Dallas Academy’s Department of Music and Performing Arts took audiences on a magical journey to the North Pole during this year’s holiday musical production of The Polar Express. Dallas Academy’s Director of Music and Performing Arts, Molly Phillips Grogan, MT-BC, adapted the show for the Dallas Academy stage from the children's book by Chris Van Allsburg which was made popular by the 2004 Warner Brothers film.
The Polar Express has become a holiday classic and emphasizes the power of believing in the magic of the season. The play tells the story of a boy who doubts the existence of Santa Claus but winds up jumping aboard a magical train bound for the North Pole. During his journey the boy meets a colorful cast of characters including children, a train conductor, and Santa’s elves. The boy’s adventure concludes with a visit to Santa’s workshop where he is selected to receive a gift of a sleigh bell from Santa Claus. The boy is pleased by his new gift but later loses it when returning home. On Christmas morning, the boy finds a present from Santa Claus with the missing bell inside. The bell is only able to be heard to those who truly believe in the spirit of the season. With the boy’s faith in Santa renewed, he is able to hear the bell ring.
The Dallas Academy community always looks forward to the annual musical to usher in the holiday season. This year’s holiday production was the largest to date with close to sixty students participating in roles both on the stage and behind the scenes. Freshman Mitchell Riley of East Dallas starred in the show as The Conductor of the magical Polar Express. Sixth grader Henry Cowsert of Lakewood also starred in the show as The Boy who questions the existence of Santa Claus. Sixth graders Miranda Rios of East Dallas and Aiden Langford of Lakewood also led their talents as The Girl and Billy, respectively. Sophomore Trevor Quaid of East Dallas provided perfect comedic timing to the role of Hobo Ghost, a character on the train. The Dallas Academy Singers provided beautiful musical interludes throughout the show. Dallas Academy Headmaster, Jim Richardson, delighted the audience with his performance as Santa Claus. The show would not have been possible without the dedicated support of the numerous volunteers, especially Dallas Academy parent Jesse Diaz, who donated countless hours to design sets, create costumes, and gather props.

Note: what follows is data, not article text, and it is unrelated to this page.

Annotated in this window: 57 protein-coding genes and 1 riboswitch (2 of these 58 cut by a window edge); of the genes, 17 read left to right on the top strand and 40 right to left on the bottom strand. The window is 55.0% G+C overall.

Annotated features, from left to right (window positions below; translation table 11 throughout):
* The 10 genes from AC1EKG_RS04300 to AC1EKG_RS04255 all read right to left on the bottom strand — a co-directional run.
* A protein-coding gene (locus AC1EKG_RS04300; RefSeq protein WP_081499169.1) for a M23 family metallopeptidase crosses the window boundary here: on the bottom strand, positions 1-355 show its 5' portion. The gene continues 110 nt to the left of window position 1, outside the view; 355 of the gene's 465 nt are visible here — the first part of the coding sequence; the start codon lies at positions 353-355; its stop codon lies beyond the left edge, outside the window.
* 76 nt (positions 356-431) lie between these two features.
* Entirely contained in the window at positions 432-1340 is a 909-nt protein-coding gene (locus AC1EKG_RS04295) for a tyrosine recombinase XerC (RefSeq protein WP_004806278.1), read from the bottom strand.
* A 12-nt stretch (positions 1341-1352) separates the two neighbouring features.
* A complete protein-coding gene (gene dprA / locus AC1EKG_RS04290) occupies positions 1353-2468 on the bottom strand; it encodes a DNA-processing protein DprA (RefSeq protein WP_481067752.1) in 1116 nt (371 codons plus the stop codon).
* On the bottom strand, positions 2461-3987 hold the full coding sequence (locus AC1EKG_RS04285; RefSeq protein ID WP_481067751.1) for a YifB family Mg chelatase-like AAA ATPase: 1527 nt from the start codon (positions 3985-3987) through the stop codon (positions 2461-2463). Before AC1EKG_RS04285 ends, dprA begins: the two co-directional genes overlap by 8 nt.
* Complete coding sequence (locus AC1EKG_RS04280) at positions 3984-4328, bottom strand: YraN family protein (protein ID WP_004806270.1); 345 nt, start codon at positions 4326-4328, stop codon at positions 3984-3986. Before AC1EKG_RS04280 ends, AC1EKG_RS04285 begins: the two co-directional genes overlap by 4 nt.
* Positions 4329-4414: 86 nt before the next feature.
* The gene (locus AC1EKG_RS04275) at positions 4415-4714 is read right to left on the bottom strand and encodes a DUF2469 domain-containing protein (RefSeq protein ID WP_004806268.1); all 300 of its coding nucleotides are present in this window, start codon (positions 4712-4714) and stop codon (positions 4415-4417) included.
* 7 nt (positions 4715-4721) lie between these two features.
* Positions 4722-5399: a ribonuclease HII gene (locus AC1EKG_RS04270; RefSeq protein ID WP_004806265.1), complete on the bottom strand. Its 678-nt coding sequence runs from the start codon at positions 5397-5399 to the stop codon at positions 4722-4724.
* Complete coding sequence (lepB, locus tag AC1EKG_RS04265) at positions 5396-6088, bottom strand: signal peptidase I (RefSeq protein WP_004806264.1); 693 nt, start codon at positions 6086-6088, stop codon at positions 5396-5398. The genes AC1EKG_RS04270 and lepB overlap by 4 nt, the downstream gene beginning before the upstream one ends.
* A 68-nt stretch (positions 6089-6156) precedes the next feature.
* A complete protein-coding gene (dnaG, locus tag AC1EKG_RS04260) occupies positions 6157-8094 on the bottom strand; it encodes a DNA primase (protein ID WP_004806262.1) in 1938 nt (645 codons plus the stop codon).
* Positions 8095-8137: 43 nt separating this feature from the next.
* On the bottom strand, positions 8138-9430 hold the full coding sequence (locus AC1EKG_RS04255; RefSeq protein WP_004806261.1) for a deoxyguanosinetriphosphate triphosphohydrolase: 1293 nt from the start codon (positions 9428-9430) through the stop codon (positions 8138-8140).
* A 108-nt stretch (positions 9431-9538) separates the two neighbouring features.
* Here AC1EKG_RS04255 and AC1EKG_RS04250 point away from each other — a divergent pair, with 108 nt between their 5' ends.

The play ended on a high note when the Dallas Academy Singers, led by soloist Grace Barton, an eighth grader from Lake Highlands, sang the Christmas song “Believe” which was made popular by the film. The show, and its message for the holiday season, helped the audience renew their belief in the magic of Christmas.